The Japanese Navy had a considerable cruiser force at the outbreak of hostilities in late 1941. Their newer heavy cruisers were powerful & fast. All cruisers were armed with the deadly Long Lance torpedoes. The Japanese fielded 18 Heavy Cruisers and 32 Light Cruisers* during the Pacific War. Click any of the classes below to get full information on each.

Heavy Cruisers

  • Furutaka (2 ships)
  • Aoba (2 ships)
  • Myoko (4 ships)
  • Takao (4 ships)
  • Mogami (4 ships originally light cruisers, but rearmed as heavy cruisers)
  • Tone (2 cruisers)

Light Cruisers*

  • Tenryu (2 ships)
  • Kuma (5 ships)
  • Nagara (6 ships)
  • Sendai (7 ships)
  • Yubari (1 ship)
  • Ioshima (2 ships captured from the Chinese)
  • Katori (3 ships)
  • Agano (4 ships)
  • Oyodo (2 ships)

* None of the light cruisers fielded by the Japanese navy after the opening of hostilities were comparable to Light Cruisers of other nations (specifically the USN). Every one of them were under gunned and the Japanese only saw them as being Destroyer flotilla leaders (to work in conjunction with destroyers at all times). The only modern, heavily armed light cruisers (the four Mogami class ships) were converted to heavy cruisers before hostilities began.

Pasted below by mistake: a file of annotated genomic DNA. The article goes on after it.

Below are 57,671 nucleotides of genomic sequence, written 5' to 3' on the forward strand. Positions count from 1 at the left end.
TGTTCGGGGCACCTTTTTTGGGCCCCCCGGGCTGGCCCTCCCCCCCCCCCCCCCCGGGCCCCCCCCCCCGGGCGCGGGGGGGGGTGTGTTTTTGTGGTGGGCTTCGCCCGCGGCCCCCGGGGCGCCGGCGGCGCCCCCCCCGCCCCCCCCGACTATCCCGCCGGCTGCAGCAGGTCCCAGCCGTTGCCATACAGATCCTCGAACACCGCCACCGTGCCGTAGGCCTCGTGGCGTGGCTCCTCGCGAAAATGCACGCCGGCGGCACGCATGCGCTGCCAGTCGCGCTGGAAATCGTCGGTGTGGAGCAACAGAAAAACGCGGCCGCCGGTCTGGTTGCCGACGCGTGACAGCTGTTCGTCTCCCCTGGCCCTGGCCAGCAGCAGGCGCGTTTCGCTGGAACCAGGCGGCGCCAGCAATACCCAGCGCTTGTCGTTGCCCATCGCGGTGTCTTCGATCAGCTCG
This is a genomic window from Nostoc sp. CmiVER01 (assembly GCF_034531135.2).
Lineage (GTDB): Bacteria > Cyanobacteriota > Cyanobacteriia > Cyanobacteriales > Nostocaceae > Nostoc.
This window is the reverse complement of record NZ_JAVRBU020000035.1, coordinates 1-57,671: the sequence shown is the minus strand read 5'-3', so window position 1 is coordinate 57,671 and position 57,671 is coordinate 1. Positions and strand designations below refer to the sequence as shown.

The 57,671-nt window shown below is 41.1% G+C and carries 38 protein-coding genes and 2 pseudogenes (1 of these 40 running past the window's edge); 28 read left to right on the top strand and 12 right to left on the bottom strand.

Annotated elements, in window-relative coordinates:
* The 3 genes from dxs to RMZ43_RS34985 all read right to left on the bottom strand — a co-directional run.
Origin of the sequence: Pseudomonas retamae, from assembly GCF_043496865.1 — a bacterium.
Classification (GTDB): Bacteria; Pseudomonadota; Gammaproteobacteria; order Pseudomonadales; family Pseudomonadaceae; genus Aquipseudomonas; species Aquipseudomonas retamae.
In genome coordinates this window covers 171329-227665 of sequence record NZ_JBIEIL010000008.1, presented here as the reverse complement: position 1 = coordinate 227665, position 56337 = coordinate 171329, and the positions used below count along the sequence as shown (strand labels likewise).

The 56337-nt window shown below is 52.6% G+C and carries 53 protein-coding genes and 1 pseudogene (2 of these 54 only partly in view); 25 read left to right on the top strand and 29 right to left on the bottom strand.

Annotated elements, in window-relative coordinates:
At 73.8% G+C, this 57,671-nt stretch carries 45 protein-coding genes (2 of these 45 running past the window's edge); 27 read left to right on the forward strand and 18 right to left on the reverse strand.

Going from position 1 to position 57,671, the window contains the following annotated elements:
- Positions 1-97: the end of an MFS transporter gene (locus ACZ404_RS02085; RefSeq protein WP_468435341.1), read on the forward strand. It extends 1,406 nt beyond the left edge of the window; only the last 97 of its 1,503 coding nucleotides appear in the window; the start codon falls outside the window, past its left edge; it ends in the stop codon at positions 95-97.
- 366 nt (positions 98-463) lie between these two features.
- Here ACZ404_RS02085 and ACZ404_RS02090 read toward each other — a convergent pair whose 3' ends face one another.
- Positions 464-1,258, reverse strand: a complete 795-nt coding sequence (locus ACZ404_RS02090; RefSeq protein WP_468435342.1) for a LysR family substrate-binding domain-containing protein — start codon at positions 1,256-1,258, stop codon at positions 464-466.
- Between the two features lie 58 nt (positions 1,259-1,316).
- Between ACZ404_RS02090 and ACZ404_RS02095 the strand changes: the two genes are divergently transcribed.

Japanese light cruisers were either WWI era ships that were marginally modernized (Kuma, Tenryu, Nagara and Sendai) with several single 5.5″ gun mounts, or more modern light cruisers (Agano and Oyodo) with no more than 6 x 6″ guns in three twin mounts. The Yubari was instrumental in rewriting cruiser design when she was commissioned, but she was commissioned in 1923, so by 1941 she could easily be confused with large destroyers of the era; she only had 5 x 5.5″ guns and most Japanese destroyers had 6 x 5″ guns.

By comparison, the USN fielded some modern Light Cruisers armed with 15 x 6″ guns. Indeed, in a gunnery duel, it would take nearly three Agano class cruisers to battle on par with a single Brooklyn class American light cruiser. The Light Cruisers filled the roll designed by the Japanese, but were woefully small and under gunned by global standards.